Full speed ahead to the referendum, but on all other fronts UKIP is treading water
Given the unedifying way in which Day One of UKIP’s 2015 party conference ended, the leadership is probably relieved to have been bumped down to third place in last night’s television news running order by the assorted villains and criminals at Volkswagen and FIFA.
After a day in which the coming EU referendum was placed front and centre, UKIP somehow managed to finish the day with much of the media talking about a potential split in the party over which “Out” campaign group to support. Rather than talk about how best to fight and win the referendum, the party was seen to be bickering over which group it most wanted to fight the EU referendum with. The inter-group rivalry is not all UKIP’s fault, it must be acknowledged, but it does not bode well for the eurosceptic cause if we are already witnessing bickering and glory-seeking on this scale.
Just when UKIP’s laser focus on winning the coming EU referendum should be paying real early dividends, the party is mired in a contentious debate over which eurosceptic campaign group’s bid to be given lead campaigner designation by the Electoral Commission should be supported. That – and the almighty row which blew up between Douglas Carswell and donor Arron Banks – does leave the party vulnerable to criticism and mockery like this:
Having fluffed the first objective of this party conference – setting out a clear plan for engaging with the overall “Out” campaign – UKIP failed to convincingly answer the second question that this blog views as critical to UKIP’s longer term success, namely what type of party they intend to be once the EU referendum is fought and won (or lost).
Nigel Farage’s keynote speech revealed an all-consuming desire to fight and win the Brexit referendum, which is entirely unsurprising for man who has dedicated the better part of his life to the cause of engineering Britain’s exit from the European Union. So far, so good. But by the end of Day One, it seemed that this laser-focus on the referendum was coming at the expense of a broader discussion about the future direction of UKIP.
As I mentioned in my preview of UKIP’s 2015 conference, the United Kingdom Independence Party currently draws its support from a number of quite distinct support bases. There are the social conservatives and traditionalists, mostly ex-Tory voters. Then you have the “lost Labour” voters, those who are repelled by the modern Labour Party’s superficial virtue signalling, unquestioning embrace of uncontrolled immigration and perceived lack of patriotism.
There is also a significant body of support from the so-called economically “left behind” voters from Britain’s faded coastal resort towns, where pro-UKIP sentiment is very strong. And finally, there are the young (and old) libertarian types – for so long the backbone of the party, until relatively recently.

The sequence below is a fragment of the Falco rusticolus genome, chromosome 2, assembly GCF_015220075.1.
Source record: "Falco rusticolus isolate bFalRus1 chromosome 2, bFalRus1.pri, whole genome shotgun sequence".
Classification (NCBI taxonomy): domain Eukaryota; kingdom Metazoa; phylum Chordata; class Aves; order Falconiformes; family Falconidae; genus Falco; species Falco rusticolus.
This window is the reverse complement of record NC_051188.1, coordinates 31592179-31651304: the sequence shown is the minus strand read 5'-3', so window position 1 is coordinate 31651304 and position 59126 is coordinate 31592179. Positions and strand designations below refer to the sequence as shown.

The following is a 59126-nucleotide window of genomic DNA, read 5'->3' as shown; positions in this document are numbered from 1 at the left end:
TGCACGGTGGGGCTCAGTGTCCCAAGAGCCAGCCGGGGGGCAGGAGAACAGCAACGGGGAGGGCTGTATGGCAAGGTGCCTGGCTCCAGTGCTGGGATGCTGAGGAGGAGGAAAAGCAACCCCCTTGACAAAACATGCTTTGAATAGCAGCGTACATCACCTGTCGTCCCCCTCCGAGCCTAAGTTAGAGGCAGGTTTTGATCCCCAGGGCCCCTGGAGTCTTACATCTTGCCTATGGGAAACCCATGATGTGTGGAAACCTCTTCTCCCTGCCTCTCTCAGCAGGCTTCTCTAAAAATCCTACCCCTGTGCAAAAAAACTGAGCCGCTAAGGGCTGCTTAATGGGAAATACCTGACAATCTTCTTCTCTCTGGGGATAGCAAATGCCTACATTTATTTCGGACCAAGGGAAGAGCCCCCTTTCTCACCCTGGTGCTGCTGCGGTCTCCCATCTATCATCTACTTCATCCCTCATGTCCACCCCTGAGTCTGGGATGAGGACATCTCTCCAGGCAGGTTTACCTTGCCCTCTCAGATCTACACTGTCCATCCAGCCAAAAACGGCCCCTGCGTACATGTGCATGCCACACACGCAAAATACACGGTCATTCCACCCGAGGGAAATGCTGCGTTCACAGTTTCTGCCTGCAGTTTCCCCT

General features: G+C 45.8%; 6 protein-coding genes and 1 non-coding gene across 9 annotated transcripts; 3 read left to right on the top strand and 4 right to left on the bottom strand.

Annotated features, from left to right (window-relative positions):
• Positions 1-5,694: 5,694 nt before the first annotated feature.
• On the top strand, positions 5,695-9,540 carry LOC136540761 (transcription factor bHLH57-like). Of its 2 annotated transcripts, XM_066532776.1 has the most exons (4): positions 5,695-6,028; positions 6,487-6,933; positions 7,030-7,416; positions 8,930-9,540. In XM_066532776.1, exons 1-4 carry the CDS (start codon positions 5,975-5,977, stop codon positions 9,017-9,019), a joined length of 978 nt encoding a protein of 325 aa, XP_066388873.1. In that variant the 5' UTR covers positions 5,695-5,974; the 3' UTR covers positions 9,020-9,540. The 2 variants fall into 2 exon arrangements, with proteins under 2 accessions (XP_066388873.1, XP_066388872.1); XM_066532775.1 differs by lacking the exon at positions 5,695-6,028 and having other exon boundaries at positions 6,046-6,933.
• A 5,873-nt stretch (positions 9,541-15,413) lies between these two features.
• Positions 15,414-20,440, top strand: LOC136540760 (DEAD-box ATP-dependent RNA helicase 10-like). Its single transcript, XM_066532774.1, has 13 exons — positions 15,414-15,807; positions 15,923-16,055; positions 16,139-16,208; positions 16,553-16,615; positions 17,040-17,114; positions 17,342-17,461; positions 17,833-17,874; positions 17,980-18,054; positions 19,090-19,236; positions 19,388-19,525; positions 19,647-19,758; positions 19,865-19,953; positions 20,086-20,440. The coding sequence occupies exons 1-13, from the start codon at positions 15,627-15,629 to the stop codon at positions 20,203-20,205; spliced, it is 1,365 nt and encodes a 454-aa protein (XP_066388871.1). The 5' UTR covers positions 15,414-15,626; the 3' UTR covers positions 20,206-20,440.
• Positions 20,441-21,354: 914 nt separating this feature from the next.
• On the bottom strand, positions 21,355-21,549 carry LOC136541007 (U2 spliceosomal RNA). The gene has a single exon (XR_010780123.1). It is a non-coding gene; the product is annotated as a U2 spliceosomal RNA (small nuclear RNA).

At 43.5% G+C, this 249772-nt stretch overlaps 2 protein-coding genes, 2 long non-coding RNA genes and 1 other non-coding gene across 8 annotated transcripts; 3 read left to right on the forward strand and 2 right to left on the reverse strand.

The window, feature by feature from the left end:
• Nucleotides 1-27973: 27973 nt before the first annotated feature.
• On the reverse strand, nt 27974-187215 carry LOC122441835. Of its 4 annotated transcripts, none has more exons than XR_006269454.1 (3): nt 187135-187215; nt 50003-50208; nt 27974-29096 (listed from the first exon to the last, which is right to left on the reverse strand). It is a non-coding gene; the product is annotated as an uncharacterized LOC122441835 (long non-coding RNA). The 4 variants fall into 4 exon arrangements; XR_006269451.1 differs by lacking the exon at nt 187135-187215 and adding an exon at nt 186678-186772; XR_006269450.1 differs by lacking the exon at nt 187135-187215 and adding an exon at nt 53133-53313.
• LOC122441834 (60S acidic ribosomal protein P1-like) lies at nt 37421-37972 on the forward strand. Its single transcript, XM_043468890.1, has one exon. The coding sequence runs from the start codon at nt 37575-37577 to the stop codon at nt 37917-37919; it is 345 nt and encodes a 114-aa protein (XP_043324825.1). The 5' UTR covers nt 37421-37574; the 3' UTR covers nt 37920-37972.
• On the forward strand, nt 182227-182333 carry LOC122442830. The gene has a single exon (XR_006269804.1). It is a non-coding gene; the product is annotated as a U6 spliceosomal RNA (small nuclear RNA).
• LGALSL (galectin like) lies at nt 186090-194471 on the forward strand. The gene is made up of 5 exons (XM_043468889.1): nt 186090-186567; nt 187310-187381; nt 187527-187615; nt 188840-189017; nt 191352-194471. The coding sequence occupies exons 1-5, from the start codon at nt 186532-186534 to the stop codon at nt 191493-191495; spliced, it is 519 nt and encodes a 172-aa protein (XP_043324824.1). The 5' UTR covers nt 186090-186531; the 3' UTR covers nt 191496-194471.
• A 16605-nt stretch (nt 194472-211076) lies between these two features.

All of these disparate groups are currently joined under the UKIP banner in an uneasy alliance because they share the common goal of a Britain independent of the EU. But what happens when the EU referendum is won (or lost)? What, if anything, will keep these separate groups together in the post-election landscape?
That’s the conversation which should have started taking place at this conference. But it is a conversation which has been assiduously avoided by nearly everyone, including the party leader. Of all the people I have spoken to here in Doncaster over the past couple of days, only Douglas Carswell has come close to offering an answer:
There is one final opportunity this conference for UKIP to sketch out a post-referendum vision. Nigel Farage will be speaking again, delivering the closing address, as this blog argued was essential. But while this is may undo some of the damage from yesterday’s intra-party squabble – and ensure that delegates are sent away from Doncaster on a high – it is not likely to answer the question.
Nigel Farage is focused on the EU referendum above all else, and that’s fine. But if Farage is unwilling or unable to provide UKIP with broader strategic leadership as he devotes himself to the “Out” campaign, then someone else in the party needs to be empowered to take responsibility for shaping and positioning the party with a view to 2020.
The UKIP leadership has not traditionally been good at empowering other voices within the party, but it is now becoming essential that this happens. Fortunately for UKIP, the party now boasts a slightly deeper bench of talent from which to draw, if only Nigel Farage is willing to share a degree of control – and the spotlight.
I wrote before about the self-sacrificial tone to the conference yesterday, that the laudable goal of placing “country before party” was in danger of causing UKIP to take their eye off the ball and find themselves uncertain where they stand by the time the 2020 general election rolls around. But a week is a long time in politics, let alone five years – and these fears could be proven to be unfounded.
However, it remains difficult to see how UKIP’s existing coalition of voters can be persuaded to stick together under the UKIP umbrella when the goal of an EU referendum has been achieved. If UKIP are to sustain or improve their position after the referendum, difficult choices will need to be made about which supporters to keep, which potential new supporters to woo, and which supporters should be allowed to drift away.
UKIP have not used their conference as an opportunity to begin this existential conversation. And fair enough – there is still plenty of time. But the clock is ticking.